Going outside the box, HP has seriously revamped the Spectre x2's screen to 12.3-inch diagonal size and 3000x2000 resolution screen. Compared to the first gen Spectre x2's 16:9, 1920x1080 panel, this new model has the same aspect ratio as MIcrosoft's Surface Pro 4. The newer screen is IPS and brighter, too, with a maximum of 450 nits, slightly better than the Surface Pro 4 panel's spec. HP has also cloned the Surface Pro 4's pen tech. The original Spectre x2 used a Wacom-based pen, while the 2nd gen replaces Wacom for N-trig, which Microsoft uses for its own Surface Pen. Microsoft even bought N-trig. The N-trig pen's main appeal to PC makers is its ability to use the capacitive touch layer to sense the pen. Wacom-based devices require a separate digitizer, which adds thickness to the screen.
Orchestration and automation may be the most significant advantages governments obtain when they adopt standard threat information formats. It’s no secret there is a cybersecurity talent shortage. To manage a growing volume of increasingly sophisticated threats, it is critical to have infrastructure and security tools that enable quick, automated and synchronized responses without human intervention. The goal of Open C2 and other groups work is to expand the development of orchestration software and standardized command and control languages. Central to the OpenC2 movement’s platform is the idea that standardizing language between machines enables rapid response to shared threat intelligence. As the OpenC2 forum states, “Future defenses will require the sharing of indicators, the coordination of responses between domains, synchronization of cyber defense mechanisms and automated actions at machine speed against current and pending attacks.”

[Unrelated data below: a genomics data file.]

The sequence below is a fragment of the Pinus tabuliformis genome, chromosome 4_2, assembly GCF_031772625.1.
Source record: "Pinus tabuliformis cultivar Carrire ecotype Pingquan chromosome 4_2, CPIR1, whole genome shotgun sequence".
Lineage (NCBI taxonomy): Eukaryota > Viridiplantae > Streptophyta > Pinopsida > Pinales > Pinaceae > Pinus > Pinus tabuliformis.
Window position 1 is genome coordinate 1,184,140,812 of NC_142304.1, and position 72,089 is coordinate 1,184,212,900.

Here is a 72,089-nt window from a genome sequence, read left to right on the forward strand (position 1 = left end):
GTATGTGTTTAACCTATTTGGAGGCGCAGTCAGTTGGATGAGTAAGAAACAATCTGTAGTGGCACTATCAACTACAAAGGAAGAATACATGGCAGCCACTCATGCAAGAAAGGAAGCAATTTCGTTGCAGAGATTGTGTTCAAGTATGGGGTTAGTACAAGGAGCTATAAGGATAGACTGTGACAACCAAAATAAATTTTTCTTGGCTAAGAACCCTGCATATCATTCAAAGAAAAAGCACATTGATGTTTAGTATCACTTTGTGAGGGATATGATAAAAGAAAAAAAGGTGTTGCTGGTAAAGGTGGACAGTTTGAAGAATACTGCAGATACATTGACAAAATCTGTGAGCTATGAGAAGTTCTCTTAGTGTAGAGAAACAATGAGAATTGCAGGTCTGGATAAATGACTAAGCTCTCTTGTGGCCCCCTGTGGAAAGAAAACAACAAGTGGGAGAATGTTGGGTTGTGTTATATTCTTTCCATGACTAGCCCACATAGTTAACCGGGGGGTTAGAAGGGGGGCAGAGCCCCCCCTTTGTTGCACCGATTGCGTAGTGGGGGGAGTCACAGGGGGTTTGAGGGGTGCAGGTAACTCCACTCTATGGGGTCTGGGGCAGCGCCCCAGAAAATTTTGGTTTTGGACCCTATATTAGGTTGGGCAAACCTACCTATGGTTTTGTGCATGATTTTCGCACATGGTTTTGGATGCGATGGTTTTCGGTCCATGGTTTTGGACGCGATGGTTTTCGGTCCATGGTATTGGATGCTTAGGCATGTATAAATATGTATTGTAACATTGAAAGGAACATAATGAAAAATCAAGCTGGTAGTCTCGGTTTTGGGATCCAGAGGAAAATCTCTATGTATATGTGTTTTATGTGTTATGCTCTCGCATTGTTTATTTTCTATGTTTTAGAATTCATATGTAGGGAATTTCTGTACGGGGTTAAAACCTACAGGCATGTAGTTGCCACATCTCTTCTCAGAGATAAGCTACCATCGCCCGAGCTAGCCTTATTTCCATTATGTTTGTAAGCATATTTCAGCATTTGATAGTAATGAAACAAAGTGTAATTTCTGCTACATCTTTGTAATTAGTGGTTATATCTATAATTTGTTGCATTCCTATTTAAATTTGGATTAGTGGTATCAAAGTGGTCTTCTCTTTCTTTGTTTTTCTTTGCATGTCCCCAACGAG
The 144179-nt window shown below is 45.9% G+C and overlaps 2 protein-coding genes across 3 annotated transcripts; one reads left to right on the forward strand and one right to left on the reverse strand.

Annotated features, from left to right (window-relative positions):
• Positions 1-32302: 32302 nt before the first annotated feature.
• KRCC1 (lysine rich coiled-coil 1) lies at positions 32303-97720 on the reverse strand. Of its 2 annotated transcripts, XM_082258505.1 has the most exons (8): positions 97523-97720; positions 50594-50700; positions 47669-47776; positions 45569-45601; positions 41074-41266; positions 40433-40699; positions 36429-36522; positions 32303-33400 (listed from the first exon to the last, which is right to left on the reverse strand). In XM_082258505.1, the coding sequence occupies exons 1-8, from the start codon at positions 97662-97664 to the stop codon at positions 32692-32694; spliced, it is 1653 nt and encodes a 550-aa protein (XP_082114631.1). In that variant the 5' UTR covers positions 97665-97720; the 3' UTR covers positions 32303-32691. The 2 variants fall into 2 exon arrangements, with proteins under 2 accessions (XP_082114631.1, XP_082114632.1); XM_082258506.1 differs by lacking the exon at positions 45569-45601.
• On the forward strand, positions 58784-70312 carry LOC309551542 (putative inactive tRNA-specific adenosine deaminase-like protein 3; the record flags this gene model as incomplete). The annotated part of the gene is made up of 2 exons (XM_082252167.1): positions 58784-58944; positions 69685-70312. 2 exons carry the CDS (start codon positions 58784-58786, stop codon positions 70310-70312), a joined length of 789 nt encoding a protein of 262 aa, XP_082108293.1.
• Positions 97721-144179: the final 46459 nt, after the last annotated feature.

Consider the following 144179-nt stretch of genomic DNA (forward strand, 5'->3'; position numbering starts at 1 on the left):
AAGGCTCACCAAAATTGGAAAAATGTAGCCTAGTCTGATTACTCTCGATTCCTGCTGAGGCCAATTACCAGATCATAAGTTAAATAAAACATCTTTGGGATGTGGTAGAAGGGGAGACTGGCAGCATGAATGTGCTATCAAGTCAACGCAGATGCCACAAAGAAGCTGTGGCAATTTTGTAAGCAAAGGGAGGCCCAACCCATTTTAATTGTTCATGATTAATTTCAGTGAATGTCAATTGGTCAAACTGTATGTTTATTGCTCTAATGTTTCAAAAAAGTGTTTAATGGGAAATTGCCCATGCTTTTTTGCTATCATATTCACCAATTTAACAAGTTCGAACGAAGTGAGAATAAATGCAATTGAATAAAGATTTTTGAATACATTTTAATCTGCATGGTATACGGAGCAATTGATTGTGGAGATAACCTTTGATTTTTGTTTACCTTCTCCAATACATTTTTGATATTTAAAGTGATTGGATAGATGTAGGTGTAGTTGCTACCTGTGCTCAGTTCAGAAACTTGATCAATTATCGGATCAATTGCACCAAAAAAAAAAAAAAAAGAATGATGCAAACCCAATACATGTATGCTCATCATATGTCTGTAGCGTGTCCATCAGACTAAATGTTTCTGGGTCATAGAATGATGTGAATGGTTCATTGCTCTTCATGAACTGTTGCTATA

If the CISO is overwhelmed with projects, it can be helpful to determine which departments you are serving, who the stakeholders are, and what is critical to them, Hayslip said. That will help you create a more narrow list of issues to tackle. It's often wise to start with cyber hygiene, he added: If you have basic security policies and patch management, antivirus, and firewalls in place, updated, and managed, it builds a strong foundation for your organization's cyber health. CISOs also have an opportunity to redefine their role as a business strategist during the digital transformation, Pollard said. To prove their value, they should spend time mapping the firm's technology touchpoints, foster security champions across the company, and get involved with customer-facing activities like product design and development, he added.